A foreign entity is “subject to the jurisdiction” of a covered nation government if:
- the foreign entity is incorporated or domiciled in, or has its principal place of business in, a covered nation or
- with respect to the critical minerals, components, or materials of a given battery, the foreign entity engages in the extraction, processing, or recycling of such critical minerals, or the manufacturing or assembly of battery cells or components, in a covered nation.
The DoE interpretive regulation goes on to provide illustrations intended to describe how these definitions and criteria would apply in several hypothetical situations. Those illustrations focus on the determination of whether an entity would be deemed to be “controlled by” an FEOC (and thus itself be an FEOC) in the context of partnerships, joint ventures, contracts, or other collaborative arrangements with non-FEOCs. The interpretation makes clear that, in a variety of situations, an affiliated entity may be deemed to be controlled by an FEOC indirectly, if that FEOC holds 25 percent ownership or control of the affiliate. Recognizing that the rules may not capture all control scenarios, the proposal requests comments on a residual authority to review specific arrangements on a case-by-case basis.
FEOC compliance and substantiation provisions
The Section 30D FEOC exclusions take effect over two years. For EVs placed in service starting January 1, 2024, Section 30D provides that a battery component (other than a battery cell) is FEOC-compliant if it is not manufactured or assembled by an FEOC. For EVs placed in service starting on January 1, 2025, a critical mineral is FEOC-compliant if it is not extracted, processed, or recycled by an FEOC.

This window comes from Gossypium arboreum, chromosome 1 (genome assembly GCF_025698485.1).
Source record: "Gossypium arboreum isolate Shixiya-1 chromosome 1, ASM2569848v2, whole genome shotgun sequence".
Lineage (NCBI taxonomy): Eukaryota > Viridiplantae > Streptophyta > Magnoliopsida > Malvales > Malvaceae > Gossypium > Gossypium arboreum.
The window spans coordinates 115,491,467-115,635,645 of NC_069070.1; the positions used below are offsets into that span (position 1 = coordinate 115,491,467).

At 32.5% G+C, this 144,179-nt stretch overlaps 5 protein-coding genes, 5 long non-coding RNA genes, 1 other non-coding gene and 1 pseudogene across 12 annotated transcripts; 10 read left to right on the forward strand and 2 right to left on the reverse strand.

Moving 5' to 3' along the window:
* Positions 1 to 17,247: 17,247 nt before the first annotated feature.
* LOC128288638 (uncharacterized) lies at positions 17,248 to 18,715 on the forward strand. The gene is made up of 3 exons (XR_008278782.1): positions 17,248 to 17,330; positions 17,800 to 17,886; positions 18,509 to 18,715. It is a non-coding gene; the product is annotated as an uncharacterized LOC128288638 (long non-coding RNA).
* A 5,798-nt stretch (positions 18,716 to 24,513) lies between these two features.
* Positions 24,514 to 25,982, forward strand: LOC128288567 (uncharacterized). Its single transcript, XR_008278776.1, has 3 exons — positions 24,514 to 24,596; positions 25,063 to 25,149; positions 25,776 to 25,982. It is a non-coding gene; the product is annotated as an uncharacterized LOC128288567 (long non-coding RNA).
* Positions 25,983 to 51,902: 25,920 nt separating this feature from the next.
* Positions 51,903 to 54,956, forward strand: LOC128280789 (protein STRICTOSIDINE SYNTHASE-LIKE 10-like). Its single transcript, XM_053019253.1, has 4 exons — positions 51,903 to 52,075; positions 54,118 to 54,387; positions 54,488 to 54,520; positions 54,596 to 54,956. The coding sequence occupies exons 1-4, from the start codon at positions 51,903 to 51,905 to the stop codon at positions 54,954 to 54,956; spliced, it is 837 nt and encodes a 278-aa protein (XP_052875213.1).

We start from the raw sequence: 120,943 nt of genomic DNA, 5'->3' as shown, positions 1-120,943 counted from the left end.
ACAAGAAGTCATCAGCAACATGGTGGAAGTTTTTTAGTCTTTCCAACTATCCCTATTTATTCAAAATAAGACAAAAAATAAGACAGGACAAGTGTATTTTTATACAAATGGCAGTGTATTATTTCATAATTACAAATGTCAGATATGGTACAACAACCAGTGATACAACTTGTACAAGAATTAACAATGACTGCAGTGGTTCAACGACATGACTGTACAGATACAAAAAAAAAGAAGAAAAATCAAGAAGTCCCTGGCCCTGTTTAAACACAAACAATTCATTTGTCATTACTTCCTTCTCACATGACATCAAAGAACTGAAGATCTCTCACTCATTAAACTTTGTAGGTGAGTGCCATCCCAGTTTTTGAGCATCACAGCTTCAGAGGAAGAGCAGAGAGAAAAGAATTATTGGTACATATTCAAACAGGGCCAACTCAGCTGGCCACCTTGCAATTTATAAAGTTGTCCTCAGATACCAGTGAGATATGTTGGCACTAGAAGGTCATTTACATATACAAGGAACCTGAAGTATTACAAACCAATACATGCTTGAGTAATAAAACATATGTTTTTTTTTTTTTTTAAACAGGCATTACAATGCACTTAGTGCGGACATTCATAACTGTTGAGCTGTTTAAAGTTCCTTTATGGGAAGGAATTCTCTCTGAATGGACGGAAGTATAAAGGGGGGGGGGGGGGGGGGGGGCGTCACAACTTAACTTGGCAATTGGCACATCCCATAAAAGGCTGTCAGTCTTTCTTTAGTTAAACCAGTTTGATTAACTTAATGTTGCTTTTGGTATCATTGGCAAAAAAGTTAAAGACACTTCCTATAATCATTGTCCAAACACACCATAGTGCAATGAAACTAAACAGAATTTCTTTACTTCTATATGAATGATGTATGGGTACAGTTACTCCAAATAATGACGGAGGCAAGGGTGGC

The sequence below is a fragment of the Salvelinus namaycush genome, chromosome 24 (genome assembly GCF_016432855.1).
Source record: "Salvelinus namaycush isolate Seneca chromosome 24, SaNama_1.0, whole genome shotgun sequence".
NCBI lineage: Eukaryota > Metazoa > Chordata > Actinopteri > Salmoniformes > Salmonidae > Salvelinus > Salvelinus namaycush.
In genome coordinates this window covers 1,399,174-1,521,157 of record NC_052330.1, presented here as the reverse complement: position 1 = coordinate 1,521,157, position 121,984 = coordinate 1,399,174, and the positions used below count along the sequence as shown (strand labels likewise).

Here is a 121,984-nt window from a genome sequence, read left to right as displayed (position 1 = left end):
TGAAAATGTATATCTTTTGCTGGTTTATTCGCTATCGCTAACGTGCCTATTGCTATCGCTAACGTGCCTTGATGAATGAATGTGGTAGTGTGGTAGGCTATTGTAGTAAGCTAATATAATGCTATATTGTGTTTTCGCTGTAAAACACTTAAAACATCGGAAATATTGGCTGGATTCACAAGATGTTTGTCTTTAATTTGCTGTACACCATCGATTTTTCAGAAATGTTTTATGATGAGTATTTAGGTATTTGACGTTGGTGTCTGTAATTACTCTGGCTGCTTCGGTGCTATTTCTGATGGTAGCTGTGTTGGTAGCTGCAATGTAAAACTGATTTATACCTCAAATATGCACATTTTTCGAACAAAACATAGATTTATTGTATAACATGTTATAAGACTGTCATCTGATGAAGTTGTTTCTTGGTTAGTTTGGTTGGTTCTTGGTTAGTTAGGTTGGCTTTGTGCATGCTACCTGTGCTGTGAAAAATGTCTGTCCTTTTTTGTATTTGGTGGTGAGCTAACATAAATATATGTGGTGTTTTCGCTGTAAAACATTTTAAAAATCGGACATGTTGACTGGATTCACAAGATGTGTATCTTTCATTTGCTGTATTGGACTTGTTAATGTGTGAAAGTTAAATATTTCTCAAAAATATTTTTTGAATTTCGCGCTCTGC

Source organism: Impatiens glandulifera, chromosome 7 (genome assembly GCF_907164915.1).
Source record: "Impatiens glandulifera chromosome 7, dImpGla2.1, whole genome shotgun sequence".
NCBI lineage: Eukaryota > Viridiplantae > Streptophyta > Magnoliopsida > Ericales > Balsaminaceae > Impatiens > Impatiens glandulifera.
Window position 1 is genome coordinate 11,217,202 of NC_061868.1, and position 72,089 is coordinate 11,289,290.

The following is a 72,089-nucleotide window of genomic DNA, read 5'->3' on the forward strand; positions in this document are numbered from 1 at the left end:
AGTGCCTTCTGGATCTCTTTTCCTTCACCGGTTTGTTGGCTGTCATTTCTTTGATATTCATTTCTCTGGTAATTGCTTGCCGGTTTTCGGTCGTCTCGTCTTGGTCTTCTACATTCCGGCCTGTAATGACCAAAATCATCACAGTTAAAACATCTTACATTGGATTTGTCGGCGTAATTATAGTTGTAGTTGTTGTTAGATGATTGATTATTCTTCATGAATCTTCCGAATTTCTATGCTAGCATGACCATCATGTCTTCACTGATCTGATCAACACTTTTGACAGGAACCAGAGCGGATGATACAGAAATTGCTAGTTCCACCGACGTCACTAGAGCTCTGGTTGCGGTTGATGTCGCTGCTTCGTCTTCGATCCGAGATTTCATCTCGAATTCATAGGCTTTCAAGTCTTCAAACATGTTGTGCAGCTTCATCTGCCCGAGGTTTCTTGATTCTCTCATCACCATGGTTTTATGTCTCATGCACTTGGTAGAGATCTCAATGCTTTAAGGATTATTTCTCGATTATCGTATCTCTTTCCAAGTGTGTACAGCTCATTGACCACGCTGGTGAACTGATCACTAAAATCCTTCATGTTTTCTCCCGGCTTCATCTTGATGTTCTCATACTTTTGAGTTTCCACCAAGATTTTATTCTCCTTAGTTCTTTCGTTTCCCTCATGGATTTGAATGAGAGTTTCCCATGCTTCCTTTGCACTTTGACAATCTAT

Battery cells. Treasury proposed regulations clarify the application of 30D FEOC requirements to battery cells. The proposal treats battery cells separately from other battery components for FEOC-compliance purposes because battery cells contain applicable critical minerals (and associated constituent materials) as well as other battery components.
For EVs placed in service in calendar year 2024, a battery cell is FEOC-compliant if it is not manufactured or assembled by an FEOC and it contains only FEOC-compliant battery components. For EVs placed in service starting January 1, 2025, a battery cell is FEOC-compliant if it is not manufactured or assembled by an FEOC and it contains only FEOC-compliant battery components and critical minerals. Finally, for EVs placed in service starting January 1, 2024, an EV battery is FEOC-compliant if it contains only FEOC-compliant battery components and FEOC-compliant battery cells.
Under the proposed regulations, FEOC compliance for battery components would be determined at the time of manufacture or assembly, while FEOC-compliance for critical minerals would be determined by reviewing all phases of applicable critical mineral extraction, processing, and recycling. An upfront review system would be implemented starting in 2025 to facilitate oversight of FEOC compliance and provide greater certainty to manufacturers by tracking FEOC compliance through a compliant battery ledger.
Determining and documenting FEOC compliance, and transitional rules